Whether it was through his teaching at The City Mission, his local church, his home Bible study, or the prison, multitudes have been greatly blessed by the biblical insights he shared with anyone who would listen. He was one of the most passionate followers of Christ I knew, and I consider it a privilege and honor to have known him as a friend, a brother, and even like a father. He was a blessing to me beyond just spiritual matters.

For example, when I decided to purchase a car from a personal owner many years ago, he was the person I took with me to examine it. Before I purchased my first home, he was the person I asked to come over to question and observe the home inspector. On one occasion, I needed help with a daunting project, and he made himself available to help me. When I was required to meet with a small group for a class assignment, he gladly offered to participate. In many ways, he was like the father I never had.

I want to be like Bro. Freeman: a man who was there when I needed him, who loved to help others in whatever way he could, who loved God and loved his family. I would give anything to spend another day with him, just to let him know how much he meant to me. Unfortunately, I will have to wait until I cross over to express my gratitude to him again. In the meantime, I will strive to be a faithful, passionate follower of Christ just like him, and continue the prison ministry he initiated many years ago.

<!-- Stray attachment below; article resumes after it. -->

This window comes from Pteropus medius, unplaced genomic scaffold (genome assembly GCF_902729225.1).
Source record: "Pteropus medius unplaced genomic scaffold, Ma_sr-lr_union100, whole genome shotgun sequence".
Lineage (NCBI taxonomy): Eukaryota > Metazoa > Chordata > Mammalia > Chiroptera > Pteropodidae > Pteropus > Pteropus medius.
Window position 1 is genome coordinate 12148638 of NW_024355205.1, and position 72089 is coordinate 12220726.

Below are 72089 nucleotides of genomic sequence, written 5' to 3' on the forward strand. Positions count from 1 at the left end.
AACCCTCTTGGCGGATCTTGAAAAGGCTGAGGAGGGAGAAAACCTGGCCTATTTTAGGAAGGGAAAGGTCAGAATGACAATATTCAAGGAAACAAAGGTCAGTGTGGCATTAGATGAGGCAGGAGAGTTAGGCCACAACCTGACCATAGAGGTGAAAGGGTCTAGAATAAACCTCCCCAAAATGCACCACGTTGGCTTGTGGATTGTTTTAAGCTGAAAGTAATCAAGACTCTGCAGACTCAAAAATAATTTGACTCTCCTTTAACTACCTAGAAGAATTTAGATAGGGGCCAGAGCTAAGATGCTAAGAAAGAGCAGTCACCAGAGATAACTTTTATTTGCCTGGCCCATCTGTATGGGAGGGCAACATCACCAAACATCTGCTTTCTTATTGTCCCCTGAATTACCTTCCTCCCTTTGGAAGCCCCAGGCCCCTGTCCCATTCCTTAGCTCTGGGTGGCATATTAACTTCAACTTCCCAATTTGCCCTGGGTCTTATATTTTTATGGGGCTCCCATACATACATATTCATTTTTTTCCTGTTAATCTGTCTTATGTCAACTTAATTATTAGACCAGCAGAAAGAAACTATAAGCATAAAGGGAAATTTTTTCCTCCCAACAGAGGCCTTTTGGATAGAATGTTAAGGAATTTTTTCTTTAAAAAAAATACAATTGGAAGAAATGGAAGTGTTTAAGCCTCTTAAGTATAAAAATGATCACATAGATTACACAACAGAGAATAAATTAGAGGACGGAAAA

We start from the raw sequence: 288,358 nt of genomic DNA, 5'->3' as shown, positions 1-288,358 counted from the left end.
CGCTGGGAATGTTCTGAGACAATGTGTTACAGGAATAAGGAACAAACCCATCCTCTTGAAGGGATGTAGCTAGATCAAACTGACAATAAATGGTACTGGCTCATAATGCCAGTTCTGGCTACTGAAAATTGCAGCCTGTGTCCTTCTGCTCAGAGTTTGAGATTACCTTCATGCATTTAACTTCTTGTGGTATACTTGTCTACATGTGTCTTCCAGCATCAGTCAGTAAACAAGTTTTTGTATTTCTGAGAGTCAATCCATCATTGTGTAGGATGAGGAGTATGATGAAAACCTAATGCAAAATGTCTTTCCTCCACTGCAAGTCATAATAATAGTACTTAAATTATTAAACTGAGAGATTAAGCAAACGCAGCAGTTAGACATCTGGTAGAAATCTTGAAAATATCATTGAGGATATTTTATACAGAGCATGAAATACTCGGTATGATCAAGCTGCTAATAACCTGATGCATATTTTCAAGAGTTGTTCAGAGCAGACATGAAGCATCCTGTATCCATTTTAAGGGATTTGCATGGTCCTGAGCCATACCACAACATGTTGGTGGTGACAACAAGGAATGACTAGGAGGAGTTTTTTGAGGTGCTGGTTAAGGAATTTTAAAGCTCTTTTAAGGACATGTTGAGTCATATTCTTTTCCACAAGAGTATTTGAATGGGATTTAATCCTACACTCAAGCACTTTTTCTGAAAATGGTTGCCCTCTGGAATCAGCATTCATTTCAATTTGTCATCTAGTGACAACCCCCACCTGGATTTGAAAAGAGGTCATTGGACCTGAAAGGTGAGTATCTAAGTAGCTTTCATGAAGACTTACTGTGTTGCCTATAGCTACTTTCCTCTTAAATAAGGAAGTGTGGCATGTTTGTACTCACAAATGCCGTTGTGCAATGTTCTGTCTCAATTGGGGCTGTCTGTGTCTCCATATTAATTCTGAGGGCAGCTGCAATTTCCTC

Sam Freeman was one of the most loved, respected, and admired men that God has used in this world. He was a light to those around him, and I know he will be greatly missed. I look forward to seeing him again one day, and there, we will be able to rejoice together, not just for a few years, but for eternity.

Sam Freeman exemplified what it means to be a great man who leaves a great legacy. Thank you Lord for blessing us with him.

Precious in the sight of the LORD is the death of his saints.